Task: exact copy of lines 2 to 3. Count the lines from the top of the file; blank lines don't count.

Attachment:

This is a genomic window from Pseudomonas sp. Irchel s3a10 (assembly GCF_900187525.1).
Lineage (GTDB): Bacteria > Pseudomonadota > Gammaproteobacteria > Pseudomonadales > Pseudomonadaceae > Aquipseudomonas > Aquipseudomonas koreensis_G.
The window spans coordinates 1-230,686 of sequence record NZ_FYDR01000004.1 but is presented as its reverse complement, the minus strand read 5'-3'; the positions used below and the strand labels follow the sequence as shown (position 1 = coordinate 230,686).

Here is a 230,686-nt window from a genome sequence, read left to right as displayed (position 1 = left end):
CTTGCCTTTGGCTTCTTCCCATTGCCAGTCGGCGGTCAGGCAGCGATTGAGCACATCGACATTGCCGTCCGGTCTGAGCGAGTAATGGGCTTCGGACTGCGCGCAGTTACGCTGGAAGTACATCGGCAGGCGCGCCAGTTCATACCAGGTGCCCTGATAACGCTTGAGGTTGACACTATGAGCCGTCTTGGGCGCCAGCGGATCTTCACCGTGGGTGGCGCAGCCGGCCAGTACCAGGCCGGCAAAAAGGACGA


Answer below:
Lineage (GTDB): Bacteria > Pseudomonadota > Gammaproteobacteria > Pseudomonadales > Pseudomonadaceae > Aquipseudomonas > Aquipseudomonas koreensis_G.
The window spans coordinates 1-230,686 of sequence record NZ_FYDR01000004.1 but is presented as its reverse complement, the minus strand read 5'-3'; the positions used below and the strand labels follow the sequence as shown (position 1 = coordinate 230,686).